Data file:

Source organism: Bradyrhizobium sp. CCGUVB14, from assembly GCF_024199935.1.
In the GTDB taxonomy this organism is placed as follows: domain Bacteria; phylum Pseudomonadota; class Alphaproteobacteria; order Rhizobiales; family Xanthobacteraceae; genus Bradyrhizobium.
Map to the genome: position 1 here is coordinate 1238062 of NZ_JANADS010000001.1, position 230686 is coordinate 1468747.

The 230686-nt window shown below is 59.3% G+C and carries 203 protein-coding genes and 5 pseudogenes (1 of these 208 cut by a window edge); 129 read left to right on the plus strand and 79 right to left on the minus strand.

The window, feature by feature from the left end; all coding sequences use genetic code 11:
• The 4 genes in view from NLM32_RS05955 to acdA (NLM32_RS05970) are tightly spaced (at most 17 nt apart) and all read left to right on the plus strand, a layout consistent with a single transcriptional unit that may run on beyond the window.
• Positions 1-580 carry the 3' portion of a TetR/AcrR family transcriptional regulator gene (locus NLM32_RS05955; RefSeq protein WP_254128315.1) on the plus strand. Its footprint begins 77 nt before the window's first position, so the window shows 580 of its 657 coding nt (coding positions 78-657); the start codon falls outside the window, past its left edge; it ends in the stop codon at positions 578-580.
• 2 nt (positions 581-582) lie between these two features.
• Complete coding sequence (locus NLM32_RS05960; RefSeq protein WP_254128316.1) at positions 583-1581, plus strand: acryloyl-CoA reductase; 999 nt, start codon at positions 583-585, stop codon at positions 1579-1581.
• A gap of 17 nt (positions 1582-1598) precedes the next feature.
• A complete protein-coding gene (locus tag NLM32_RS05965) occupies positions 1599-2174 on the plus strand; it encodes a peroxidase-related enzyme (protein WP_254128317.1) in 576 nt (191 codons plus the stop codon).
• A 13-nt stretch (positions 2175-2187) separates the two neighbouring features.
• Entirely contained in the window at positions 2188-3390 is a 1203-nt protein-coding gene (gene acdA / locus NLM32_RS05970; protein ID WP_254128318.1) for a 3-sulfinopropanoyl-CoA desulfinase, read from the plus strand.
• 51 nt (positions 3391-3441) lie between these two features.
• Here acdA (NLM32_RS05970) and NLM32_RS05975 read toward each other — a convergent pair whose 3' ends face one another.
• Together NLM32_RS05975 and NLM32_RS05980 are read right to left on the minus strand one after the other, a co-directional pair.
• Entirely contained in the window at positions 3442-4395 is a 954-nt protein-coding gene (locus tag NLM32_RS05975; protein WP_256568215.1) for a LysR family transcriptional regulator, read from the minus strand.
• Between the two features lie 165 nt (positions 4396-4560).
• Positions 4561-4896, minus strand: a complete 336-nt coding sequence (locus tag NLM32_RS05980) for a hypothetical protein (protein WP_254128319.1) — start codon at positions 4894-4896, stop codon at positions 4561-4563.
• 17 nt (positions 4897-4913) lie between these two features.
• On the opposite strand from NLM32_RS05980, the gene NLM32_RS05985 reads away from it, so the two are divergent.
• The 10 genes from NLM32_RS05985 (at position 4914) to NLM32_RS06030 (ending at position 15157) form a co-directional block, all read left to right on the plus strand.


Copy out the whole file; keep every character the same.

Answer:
Source organism: Bradyrhizobium sp. CCGUVB14, from assembly GCF_024199935.1.
In the GTDB taxonomy this organism is placed as follows: domain Bacteria; phylum Pseudomonadota; class Alphaproteobacteria; order Rhizobiales; family Xanthobacteraceae; genus Bradyrhizobium.
Map to the genome: position 1 here is coordinate 1238062 of NZ_JANADS010000001.1, position 230686 is coordinate 1468747.

The 230686-nt window shown below is 59.3% G+C and carries 203 protein-coding genes and 5 pseudogenes (1 of these 208 cut by a window edge); 129 read left to right on the plus strand and 79 right to left on the minus strand.

The window, feature by feature from the left end; all coding sequences use genetic code 11:
• The 4 genes in view from NLM32_RS05955 to acdA (NLM32_RS05970) are tightly spaced (at most 17 nt apart) and all read left to right on the plus strand, a layout consistent with a single transcriptional unit that may run on beyond the window.
• Positions 1-580 carry the 3' portion of a TetR/AcrR family transcriptional regulator gene (locus NLM32_RS05955; RefSeq protein WP_254128315.1) on the plus strand. Its footprint begins 77 nt before the window's first position, so the window shows 580 of its 657 coding nt (coding positions 78-657); the start codon falls outside the window, past its left edge; it ends in the stop codon at positions 578-580.
• 2 nt (positions 581-582) lie between these two features.
• Complete coding sequence (locus NLM32_RS05960; RefSeq protein WP_254128316.1) at positions 583-1581, plus strand: acryloyl-CoA reductase; 999 nt, start codon at positions 583-585, stop codon at positions 1579-1581.
• A gap of 17 nt (positions 1582-1598) precedes the next feature.
• A complete protein-coding gene (locus tag NLM32_RS05965) occupies positions 1599-2174 on the plus strand; it encodes a peroxidase-related enzyme (protein WP_254128317.1) in 576 nt (191 codons plus the stop codon).
• A 13-nt stretch (positions 2175-2187) separates the two neighbouring features.
• Entirely contained in the window at positions 2188-3390 is a 1203-nt protein-coding gene (gene acdA / locus NLM32_RS05970; protein ID WP_254128318.1) for a 3-sulfinopropanoyl-CoA desulfinase, read from the plus strand.
• 51 nt (positions 3391-3441) lie between these two features.
• Here acdA (NLM32_RS05970) and NLM32_RS05975 read toward each other — a convergent pair whose 3' ends face one another.
• Together NLM32_RS05975 and NLM32_RS05980 are read right to left on the minus strand one after the other, a co-directional pair.
• Entirely contained in the window at positions 3442-4395 is a 954-nt protein-coding gene (locus tag NLM32_RS05975; protein WP_256568215.1) for a LysR family transcriptional regulator, read from the minus strand.
• Between the two features lie 165 nt (positions 4396-4560).
• Positions 4561-4896, minus strand: a complete 336-nt coding sequence (locus tag NLM32_RS05980) for a hypothetical protein (protein WP_254128319.1) — start codon at positions 4894-4896, stop codon at positions 4561-4563.
• 17 nt (positions 4897-4913) lie between these two features.
• On the opposite strand from NLM32_RS05980, the gene NLM32_RS05985 reads away from it, so the two are divergent.
• The 10 genes from NLM32_RS05985 (at position 4914) to NLM32_RS06030 (ending at position 15157) form a co-directional block, all read left to right on the plus strand.